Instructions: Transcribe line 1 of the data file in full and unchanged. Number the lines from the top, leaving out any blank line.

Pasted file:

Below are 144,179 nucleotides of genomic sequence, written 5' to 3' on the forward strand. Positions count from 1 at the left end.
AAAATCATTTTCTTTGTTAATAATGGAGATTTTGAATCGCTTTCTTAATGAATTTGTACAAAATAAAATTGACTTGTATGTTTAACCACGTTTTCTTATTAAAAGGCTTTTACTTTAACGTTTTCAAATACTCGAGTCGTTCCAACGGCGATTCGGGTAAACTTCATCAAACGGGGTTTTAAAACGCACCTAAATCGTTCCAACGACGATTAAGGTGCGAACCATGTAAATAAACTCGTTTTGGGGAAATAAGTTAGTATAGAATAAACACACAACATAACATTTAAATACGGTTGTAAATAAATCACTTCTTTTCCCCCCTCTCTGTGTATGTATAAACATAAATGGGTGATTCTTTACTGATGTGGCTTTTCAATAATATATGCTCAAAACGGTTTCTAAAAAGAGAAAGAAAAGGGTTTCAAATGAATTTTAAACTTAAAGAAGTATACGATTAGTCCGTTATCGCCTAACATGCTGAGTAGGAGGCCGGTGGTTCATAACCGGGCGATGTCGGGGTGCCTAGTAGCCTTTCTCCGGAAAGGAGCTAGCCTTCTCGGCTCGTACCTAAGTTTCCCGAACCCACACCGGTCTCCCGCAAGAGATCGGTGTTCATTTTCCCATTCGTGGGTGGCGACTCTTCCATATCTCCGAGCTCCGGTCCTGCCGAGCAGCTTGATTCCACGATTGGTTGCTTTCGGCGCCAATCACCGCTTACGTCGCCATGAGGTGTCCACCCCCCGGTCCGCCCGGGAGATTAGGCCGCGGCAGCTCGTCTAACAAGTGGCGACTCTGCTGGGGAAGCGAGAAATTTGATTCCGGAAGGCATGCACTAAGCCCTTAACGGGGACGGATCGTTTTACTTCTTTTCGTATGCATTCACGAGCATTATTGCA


Below are 144,179 nucleotides of genomic sequence, written 5' to 3' on the forward strand. Positions count from 1 at the left end.